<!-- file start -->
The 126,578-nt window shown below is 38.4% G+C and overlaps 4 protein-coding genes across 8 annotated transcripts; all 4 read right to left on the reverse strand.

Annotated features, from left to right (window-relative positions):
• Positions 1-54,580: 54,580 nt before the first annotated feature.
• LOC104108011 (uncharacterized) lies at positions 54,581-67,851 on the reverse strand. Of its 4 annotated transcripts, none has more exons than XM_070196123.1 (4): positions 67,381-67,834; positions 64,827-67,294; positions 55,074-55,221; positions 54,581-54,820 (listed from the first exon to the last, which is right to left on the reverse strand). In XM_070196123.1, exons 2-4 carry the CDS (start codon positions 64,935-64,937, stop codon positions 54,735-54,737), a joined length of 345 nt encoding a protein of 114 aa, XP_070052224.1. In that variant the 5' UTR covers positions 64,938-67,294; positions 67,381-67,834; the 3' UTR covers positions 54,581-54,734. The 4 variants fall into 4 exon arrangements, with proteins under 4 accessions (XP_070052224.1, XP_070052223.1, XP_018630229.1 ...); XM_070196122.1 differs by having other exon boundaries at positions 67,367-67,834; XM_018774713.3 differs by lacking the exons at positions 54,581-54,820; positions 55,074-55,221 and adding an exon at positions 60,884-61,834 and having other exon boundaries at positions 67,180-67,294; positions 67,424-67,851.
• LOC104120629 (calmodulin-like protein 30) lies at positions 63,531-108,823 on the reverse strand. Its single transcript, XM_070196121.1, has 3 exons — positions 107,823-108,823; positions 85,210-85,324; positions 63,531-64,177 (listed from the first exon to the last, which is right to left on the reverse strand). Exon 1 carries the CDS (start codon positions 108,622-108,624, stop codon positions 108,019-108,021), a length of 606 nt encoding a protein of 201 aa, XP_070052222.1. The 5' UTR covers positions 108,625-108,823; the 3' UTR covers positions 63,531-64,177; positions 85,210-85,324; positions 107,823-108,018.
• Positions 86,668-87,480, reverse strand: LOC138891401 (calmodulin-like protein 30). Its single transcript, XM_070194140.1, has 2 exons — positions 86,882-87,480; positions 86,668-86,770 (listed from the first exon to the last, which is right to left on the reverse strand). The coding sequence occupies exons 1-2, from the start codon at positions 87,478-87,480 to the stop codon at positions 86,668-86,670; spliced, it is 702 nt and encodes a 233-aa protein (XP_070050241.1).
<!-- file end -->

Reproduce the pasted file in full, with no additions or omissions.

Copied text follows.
The 126,578-nt window shown below is 38.4% G+C and overlaps 4 protein-coding genes across 8 annotated transcripts; all 4 read right to left on the reverse strand.

Annotated features, from left to right (window-relative positions):
• Positions 1-54,580: 54,580 nt before the first annotated feature.
• LOC104108011 (uncharacterized) lies at positions 54,581-67,851 on the reverse strand. Of its 4 annotated transcripts, none has more exons than XM_070196123.1 (4): positions 67,381-67,834; positions 64,827-67,294; positions 55,074-55,221; positions 54,581-54,820 (listed from the first exon to the last, which is right to left on the reverse strand). In XM_070196123.1, exons 2-4 carry the CDS (start codon positions 64,935-64,937, stop codon positions 54,735-54,737), a joined length of 345 nt encoding a protein of 114 aa, XP_070052224.1. In that variant the 5' UTR covers positions 64,938-67,294; positions 67,381-67,834; the 3' UTR covers positions 54,581-54,734. The 4 variants fall into 4 exon arrangements, with proteins under 4 accessions (XP_070052224.1, XP_070052223.1, XP_018630229.1 ...); XM_070196122.1 differs by having other exon boundaries at positions 67,367-67,834; XM_018774713.3 differs by lacking the exons at positions 54,581-54,820; positions 55,074-55,221 and adding an exon at positions 60,884-61,834 and having other exon boundaries at positions 67,180-67,294; positions 67,424-67,851.
• LOC104120629 (calmodulin-like protein 30) lies at positions 63,531-108,823 on the reverse strand. Its single transcript, XM_070196121.1, has 3 exons — positions 107,823-108,823; positions 85,210-85,324; positions 63,531-64,177 (listed from the first exon to the last, which is right to left on the reverse strand). Exon 1 carries the CDS (start codon positions 108,622-108,624, stop codon positions 108,019-108,021), a length of 606 nt encoding a protein of 201 aa, XP_070052222.1. The 5' UTR covers positions 108,625-108,823; the 3' UTR covers positions 63,531-64,177; positions 85,210-85,324; positions 107,823-108,018.
• Positions 86,668-87,480, reverse strand: LOC138891401 (calmodulin-like protein 30). Its single transcript, XM_070194140.1, has 2 exons — positions 86,882-87,480; positions 86,668-86,770 (listed from the first exon to the last, which is right to left on the reverse strand). The coding sequence occupies exons 1-2, from the start codon at positions 87,478-87,480 to the stop codon at positions 86,668-86,670; spliced, it is 702 nt and encodes a 233-aa protein (XP_070050241.1).